Madison shouldn’t be afraid of heights when a tall building is proposed that fits its surroundings and provides much-needed housing, some at lower cost.
That’s what an 18-story proposal on the South Side near the Alliant Energy Center offers. McGrath Property Group’s $40 million project has drawn understandable attention because it would become the tallest private building in the city. Only the state Capitol and UW-Madison’s Van Hise Hall would be taller, city officials believe.
State law limits the height of buildings within a mile of the Capitol to preserve the beauty and prominence of Madison’s signature building on the skyline. The State Journal editorial board has long supported this ceiling, and in 2005 we opposed a 27-story building on the Isthmus that was out of character with its surroundings and potentially in the path of aircraft.
The McGrath proposal is different. It’s 2 miles from the Capitol and on the opposite side of the city as the airport. It would rise along John Nolen Drive near the Beltline and a sea of parking lots on the Alliant Energy Center grounds. The county has been planning to develop more of the Alliant property, which could include mixed-income housing and commercial projects. Moreover, the Alliant arena and hotels close to 10 stories high dot the area.
So the McGrath proposal wouldn’t feel out of place, and it likely would attract additional tall buildings nearby. It’s a good spot for them.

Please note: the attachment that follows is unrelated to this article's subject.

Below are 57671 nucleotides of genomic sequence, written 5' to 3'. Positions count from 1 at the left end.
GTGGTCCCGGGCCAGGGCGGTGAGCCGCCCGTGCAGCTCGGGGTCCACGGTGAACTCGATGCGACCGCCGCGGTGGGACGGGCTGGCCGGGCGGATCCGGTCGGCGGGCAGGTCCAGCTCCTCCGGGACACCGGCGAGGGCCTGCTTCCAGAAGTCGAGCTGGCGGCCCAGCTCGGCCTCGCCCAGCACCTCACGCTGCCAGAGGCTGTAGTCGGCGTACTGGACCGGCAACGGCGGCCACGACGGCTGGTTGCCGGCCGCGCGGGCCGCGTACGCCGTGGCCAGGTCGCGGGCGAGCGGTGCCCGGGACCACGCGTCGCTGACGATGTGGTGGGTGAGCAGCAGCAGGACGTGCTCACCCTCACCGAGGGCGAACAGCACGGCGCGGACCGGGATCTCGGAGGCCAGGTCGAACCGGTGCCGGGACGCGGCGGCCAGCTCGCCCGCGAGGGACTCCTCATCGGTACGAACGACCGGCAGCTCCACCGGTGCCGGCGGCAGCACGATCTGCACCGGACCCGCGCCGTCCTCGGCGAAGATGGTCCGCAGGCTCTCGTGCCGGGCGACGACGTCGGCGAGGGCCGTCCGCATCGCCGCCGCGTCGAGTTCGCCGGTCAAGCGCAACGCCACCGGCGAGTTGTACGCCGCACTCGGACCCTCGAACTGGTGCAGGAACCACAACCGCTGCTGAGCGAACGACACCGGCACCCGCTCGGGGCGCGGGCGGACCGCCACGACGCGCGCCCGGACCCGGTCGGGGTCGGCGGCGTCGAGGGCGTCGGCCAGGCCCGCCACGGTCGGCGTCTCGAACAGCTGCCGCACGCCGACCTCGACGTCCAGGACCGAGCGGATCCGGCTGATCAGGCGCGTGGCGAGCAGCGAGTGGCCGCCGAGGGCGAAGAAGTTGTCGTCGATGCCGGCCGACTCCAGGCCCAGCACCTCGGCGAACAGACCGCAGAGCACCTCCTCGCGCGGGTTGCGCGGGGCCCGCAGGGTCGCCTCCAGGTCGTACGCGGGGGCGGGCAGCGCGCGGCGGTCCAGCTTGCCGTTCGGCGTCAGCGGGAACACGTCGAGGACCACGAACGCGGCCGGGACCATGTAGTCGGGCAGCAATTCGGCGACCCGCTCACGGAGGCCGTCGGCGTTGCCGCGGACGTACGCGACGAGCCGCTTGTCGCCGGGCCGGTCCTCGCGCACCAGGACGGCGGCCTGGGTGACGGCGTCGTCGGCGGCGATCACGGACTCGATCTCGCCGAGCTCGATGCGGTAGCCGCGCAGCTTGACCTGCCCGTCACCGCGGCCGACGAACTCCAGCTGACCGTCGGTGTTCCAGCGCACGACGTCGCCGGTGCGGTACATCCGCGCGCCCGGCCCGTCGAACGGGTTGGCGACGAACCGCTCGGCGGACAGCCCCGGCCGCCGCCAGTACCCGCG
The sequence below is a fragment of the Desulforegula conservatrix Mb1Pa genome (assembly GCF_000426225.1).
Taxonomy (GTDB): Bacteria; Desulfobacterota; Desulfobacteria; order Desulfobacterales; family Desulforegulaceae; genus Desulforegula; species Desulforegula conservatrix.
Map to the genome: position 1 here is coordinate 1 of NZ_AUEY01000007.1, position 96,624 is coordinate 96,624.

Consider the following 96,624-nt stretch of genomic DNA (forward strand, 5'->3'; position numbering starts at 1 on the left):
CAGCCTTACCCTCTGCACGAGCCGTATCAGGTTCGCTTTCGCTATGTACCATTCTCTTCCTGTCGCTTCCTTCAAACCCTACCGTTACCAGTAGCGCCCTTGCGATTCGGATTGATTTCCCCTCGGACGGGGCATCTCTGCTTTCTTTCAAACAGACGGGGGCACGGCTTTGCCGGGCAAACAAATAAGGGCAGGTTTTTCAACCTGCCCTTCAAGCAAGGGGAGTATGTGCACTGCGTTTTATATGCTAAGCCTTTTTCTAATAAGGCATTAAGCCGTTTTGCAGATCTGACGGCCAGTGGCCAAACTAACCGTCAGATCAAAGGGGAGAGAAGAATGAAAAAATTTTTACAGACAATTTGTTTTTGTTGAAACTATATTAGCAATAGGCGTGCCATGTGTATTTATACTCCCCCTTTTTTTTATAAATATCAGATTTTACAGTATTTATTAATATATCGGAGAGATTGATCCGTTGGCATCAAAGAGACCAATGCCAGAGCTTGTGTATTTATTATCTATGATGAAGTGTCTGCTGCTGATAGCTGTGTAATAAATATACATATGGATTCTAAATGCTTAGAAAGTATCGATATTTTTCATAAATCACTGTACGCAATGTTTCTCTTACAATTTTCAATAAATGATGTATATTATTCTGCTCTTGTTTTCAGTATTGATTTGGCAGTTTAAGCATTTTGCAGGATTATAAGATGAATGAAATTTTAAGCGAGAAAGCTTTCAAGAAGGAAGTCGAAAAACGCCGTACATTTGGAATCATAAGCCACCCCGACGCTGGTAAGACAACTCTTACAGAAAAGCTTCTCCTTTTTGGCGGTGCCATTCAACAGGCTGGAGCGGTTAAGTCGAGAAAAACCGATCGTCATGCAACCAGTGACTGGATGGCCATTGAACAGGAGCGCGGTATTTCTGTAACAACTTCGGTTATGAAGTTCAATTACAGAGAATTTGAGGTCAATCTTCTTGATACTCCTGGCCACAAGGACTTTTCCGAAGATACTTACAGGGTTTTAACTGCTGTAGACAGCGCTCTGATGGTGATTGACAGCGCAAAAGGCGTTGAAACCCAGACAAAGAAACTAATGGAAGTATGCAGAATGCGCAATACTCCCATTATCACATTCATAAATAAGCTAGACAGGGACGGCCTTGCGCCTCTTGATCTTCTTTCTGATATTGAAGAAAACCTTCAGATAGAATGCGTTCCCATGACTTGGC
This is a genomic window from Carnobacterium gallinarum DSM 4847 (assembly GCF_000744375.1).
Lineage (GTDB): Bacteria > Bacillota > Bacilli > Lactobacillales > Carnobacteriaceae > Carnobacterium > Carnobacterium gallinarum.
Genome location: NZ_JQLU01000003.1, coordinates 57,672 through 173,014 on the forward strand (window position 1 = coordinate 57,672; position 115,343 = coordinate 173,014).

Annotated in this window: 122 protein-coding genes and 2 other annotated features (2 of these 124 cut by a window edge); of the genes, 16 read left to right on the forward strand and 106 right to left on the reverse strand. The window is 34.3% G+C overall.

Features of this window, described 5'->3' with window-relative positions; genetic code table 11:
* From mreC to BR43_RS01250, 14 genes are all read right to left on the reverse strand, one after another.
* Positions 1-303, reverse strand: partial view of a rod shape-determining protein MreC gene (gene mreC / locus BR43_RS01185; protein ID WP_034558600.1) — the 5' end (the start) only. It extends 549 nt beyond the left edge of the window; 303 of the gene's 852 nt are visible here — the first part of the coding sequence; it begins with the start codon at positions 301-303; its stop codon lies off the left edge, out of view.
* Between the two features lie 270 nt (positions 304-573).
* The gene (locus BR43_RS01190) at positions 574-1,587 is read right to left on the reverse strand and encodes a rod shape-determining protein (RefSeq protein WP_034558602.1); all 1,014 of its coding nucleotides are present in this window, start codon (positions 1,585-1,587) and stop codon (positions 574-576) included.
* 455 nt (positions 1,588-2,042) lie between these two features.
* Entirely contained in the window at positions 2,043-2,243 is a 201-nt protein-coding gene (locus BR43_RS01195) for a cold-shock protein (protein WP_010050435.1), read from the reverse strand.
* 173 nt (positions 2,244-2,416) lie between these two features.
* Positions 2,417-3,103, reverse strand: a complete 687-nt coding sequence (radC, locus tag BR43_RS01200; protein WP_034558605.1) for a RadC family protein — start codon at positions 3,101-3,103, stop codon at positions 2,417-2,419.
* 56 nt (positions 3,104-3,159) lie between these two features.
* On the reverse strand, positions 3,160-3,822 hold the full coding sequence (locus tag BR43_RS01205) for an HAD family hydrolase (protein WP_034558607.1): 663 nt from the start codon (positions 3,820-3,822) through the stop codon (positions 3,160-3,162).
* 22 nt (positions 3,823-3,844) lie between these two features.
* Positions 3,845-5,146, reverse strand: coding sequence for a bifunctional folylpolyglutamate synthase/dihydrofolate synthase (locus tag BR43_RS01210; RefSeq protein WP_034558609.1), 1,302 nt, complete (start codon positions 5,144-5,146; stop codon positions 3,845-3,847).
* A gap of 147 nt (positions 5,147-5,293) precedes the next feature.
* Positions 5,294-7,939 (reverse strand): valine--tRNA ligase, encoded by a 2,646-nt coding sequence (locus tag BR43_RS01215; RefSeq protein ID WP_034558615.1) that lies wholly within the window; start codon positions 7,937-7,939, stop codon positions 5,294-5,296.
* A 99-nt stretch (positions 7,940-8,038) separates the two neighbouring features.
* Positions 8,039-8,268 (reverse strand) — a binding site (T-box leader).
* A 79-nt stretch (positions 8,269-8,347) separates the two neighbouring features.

The 18-story proposal would create more housing that’s an easy bus or bike ride to Downtown for its residents. It also would be next to what county officials hope will become a blossoming entertainment district at Alliant.
Two buildings would have to be demolished under McGrath’s plans: The Coliseum Bar and The Wonder Bar steakhouse. The Coliseum Bar, built in 1995, has been a popular place to watch games. The Wonder Bar, dating to 1929, has more charm as a Prohibition Era roadhouse. But it hasn’t been designated historic.
A higher priority should be Madison’s housing crisis, with too many workers priced out of the city. More building density — by going up, rather than out — will provide more units and ease sprawl into Dane County farmland. The McGrath proposal is for 291 apartments and 12,500 square feet of commercial space and parking. This includes studios, one-, two- and three-bedroom units, and the developer says he’s open to including some low-cost units.
South Side Ald. Sheri Carter regrets losing two local establishments but otherwise sounds upbeat about the project. Carter says she’s comfortable with the height because it’s not close to homes. That makes sense. The developer expects a cafe or small restaurant will open on the site.